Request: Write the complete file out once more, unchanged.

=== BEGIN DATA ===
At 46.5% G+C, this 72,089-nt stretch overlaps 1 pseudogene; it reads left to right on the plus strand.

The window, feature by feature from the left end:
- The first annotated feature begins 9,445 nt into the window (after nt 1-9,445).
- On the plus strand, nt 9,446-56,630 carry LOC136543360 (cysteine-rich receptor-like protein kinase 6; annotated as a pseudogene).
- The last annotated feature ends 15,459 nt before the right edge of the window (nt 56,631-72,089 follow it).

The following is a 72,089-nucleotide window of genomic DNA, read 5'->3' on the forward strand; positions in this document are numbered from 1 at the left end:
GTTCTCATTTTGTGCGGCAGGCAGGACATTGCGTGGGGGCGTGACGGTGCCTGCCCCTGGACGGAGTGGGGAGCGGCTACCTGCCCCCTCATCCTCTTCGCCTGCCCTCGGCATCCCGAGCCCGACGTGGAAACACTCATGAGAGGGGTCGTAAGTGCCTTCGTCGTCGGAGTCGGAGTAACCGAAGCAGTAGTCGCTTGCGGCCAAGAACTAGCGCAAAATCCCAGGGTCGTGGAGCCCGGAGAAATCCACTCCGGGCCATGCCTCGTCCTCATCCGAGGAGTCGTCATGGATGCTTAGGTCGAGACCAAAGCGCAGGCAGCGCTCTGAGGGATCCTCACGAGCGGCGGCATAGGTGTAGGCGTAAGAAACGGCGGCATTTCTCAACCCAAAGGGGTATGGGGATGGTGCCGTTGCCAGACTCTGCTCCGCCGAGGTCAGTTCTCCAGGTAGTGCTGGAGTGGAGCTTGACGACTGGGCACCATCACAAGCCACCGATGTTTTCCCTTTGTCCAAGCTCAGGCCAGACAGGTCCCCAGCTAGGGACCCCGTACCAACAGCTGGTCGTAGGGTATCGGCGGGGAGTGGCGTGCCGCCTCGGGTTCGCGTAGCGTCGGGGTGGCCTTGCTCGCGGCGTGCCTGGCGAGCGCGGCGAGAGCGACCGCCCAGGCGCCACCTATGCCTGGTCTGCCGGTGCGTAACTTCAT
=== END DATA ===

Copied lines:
At 46.5% G+C, this 72,089-nt stretch overlaps 1 pseudogene; it reads left to right on the plus strand.

The window, feature by feature from the left end:
- The first annotated feature begins 9,445 nt into the window (after nt 1-9,445).
- On the plus strand, nt 9,446-56,630 carry LOC136543360 (cysteine-rich receptor-like protein kinase 6; annotated as a pseudogene).
- The last annotated feature ends 15,459 nt before the right edge of the window (nt 56,631-72,089 follow it).

The following is a 72,089-nucleotide window of genomic DNA, read 5'->3' on the forward strand; positions in this document are numbered from 1 at the left end:
GTTCTCATTTTGTGCGGCAGGCAGGACATTGCGTGGGGGCGTGACGGTGCCTGCCCCTGGACGGAGTGGGGAGCGGCTACCTGCCCCCTCATCCTCTTCGCCTGCCCTCGGCATCCCGAGCCCGACGTGGAAACACTCATGAGAGGGGTCGTAAGTGCCTTCGTCGTCGGAGTCGGAGTAACCGAAGCAGTAGTCGCTTGCGGCCAAGAACTAGCGCAAAATCCCAGGGTCGTGGAGCCCGGAGAAATCCACTCCGGGCCATGCCTCGTCCTCATCCGAGGAGTCGTCATGGATGCTTAGGTCGAGACCAAAGCGCAGGCAGCGCTCTGAGGGATCCTCACGAGCGGCGGCATAGGTGTAGGCGTAAGAAACGGCGGCATTTCTCAACCCAAAGGGGTATGGGGATGGTGCCGTTGCCAGACTCTGCTCCGCCGAGGTCAGTTCTCCAGGTAGTGCTGGAGTGGAGCTTGACGACTGGGCACCATCACAAGCCACCGATGTTTTCCCTTTGTCCAAGCTCAGGCCAGACAGGTCCCCAGCTAGGGACCCCGTACCAACAGCTGGTCGTAGGGTATCGGCGGGGAGTGGCGTGCCGCCTCGGGTTCGCGTAGCGTCGGGGTGGCCTTGCTCGCGGCGTGCCTGGCGAGCGCGGCGAGAGCGACCGCCCAGGCGCCACCTATGCCTGGTCTGCCGGTGCGTAACTTCAT